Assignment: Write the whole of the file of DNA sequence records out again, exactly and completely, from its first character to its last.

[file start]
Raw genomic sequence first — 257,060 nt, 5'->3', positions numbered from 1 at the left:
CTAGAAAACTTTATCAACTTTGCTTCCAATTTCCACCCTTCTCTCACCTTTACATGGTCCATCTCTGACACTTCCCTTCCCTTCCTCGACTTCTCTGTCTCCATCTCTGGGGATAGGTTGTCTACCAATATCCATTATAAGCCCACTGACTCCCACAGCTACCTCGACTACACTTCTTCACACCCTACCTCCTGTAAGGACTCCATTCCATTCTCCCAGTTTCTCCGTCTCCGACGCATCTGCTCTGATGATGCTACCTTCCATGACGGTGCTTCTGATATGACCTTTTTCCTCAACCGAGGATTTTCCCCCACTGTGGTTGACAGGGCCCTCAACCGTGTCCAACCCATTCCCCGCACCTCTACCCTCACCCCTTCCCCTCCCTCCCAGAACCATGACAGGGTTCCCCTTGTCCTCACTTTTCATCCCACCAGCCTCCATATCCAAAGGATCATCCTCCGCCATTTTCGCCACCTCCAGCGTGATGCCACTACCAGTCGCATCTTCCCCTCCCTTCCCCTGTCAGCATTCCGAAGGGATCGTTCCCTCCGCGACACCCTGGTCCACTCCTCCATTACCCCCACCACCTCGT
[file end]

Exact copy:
Raw genomic sequence first — 257,060 nt, 5'->3', positions numbered from 1 at the left:
CTAGAAAACTTTATCAACTTTGCTTCCAATTTCCACCCTTCTCTCACCTTTACATGGTCCATCTCTGACACTTCCCTTCCCTTCCTCGACTTCTCTGTCTCCATCTCTGGGGATAGGTTGTCTACCAATATCCATTATAAGCCCACTGACTCCCACAGCTACCTCGACTACACTTCTTCACACCCTACCTCCTGTAAGGACTCCATTCCATTCTCCCAGTTTCTCCGTCTCCGACGCATCTGCTCTGATGATGCTACCTTCCATGACGGTGCTTCTGATATGACCTTTTTCCTCAACCGAGGATTTTCCCCCACTGTGGTTGACAGGGCCCTCAACCGTGTCCAACCCATTCCCCGCACCTCTACCCTCACCCCTTCCCCTCCCTCCCAGAACCATGACAGGGTTCCCCTTGTCCTCACTTTTCATCCCACCAGCCTCCATATCCAAAGGATCATCCTCCGCCATTTTCGCCACCTCCAGCGTGATGCCACTACCAGTCGCATCTTCCCCTCCCTTCCCCTGTCAGCATTCCGAAGGGATCGTTCCCTCCGCGACACCCTGGTCCACTCCTCCATTACCCCCACCACCTCGT